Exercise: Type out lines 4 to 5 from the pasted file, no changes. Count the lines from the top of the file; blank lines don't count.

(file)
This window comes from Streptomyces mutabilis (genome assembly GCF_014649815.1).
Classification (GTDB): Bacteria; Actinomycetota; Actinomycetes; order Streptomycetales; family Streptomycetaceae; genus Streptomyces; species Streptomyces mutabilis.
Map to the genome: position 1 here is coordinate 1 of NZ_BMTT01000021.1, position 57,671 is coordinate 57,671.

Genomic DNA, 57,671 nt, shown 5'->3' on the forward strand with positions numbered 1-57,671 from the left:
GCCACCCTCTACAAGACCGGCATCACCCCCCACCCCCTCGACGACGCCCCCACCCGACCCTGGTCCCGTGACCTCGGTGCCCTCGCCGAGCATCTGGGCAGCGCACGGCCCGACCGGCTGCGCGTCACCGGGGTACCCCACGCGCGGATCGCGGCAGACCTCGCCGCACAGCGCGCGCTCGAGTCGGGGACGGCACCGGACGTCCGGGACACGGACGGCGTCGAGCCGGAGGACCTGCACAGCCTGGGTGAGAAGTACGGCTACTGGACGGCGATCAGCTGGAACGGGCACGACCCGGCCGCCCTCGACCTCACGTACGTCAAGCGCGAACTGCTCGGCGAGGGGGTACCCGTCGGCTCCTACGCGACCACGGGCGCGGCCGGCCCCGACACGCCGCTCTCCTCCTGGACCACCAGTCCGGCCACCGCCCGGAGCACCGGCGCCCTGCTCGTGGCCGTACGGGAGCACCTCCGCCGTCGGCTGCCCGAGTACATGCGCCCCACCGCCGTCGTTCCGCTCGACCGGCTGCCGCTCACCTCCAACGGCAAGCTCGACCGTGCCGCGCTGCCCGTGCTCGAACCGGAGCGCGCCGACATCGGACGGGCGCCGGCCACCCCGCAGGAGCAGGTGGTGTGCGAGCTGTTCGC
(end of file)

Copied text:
Genomic DNA, 57,671 nt, shown 5'->3' on the forward strand with positions numbered 1-57,671 from the left:
GCCACCCTCTACAAGACCGGCATCACCCCCCACCCCCTCGACGACGCCCCCACCCGACCCTGGTCCCGTGACCTCGGTGCCCTCGCCGAGCATCTGGGCAGCGCACGGCCCGACCGGCTGCGCGTCACCGGGGTACCCCACGCGCGGATCGCGGCAGACCTCGCCGCACAGCGCGCGCTCGAGTCGGGGACGGCACCGGACGTCCGGGACACGGACGGCGTCGAGCCGGAGGACCTGCACAGCCTGGGTGAGAAGTACGGCTACTGGACGGCGATCAGCTGGAACGGGCACGACCCGGCCGCCCTCGACCTCACGTACGTCAAGCGCGAACTGCTCGGCGAGGGGGTACCCGTCGGCTCCTACGCGACCACGGGCGCGGCCGGCCCCGACACGCCGCTCTCCTCCTGGACCACCAGTCCGGCCACCGCCCGGAGCACCGGCGCCCTGCTCGTGGCCGTACGGGAGCACCTCCGCCGTCGGCTGCCCGAGTACATGCGCCCCACCGCCGTCGTTCCGCTCGACCGGCTGCCGCTCACCTCCAACGGCAAGCTCGACCGTGCCGCGCTGCCCGTGCTCGAACCGGAGCGCGCCGACATCGGACGGGCGCCGGCCACCCCGCAGGAGCAGGTGGTGTGCGAGCTGTTCGC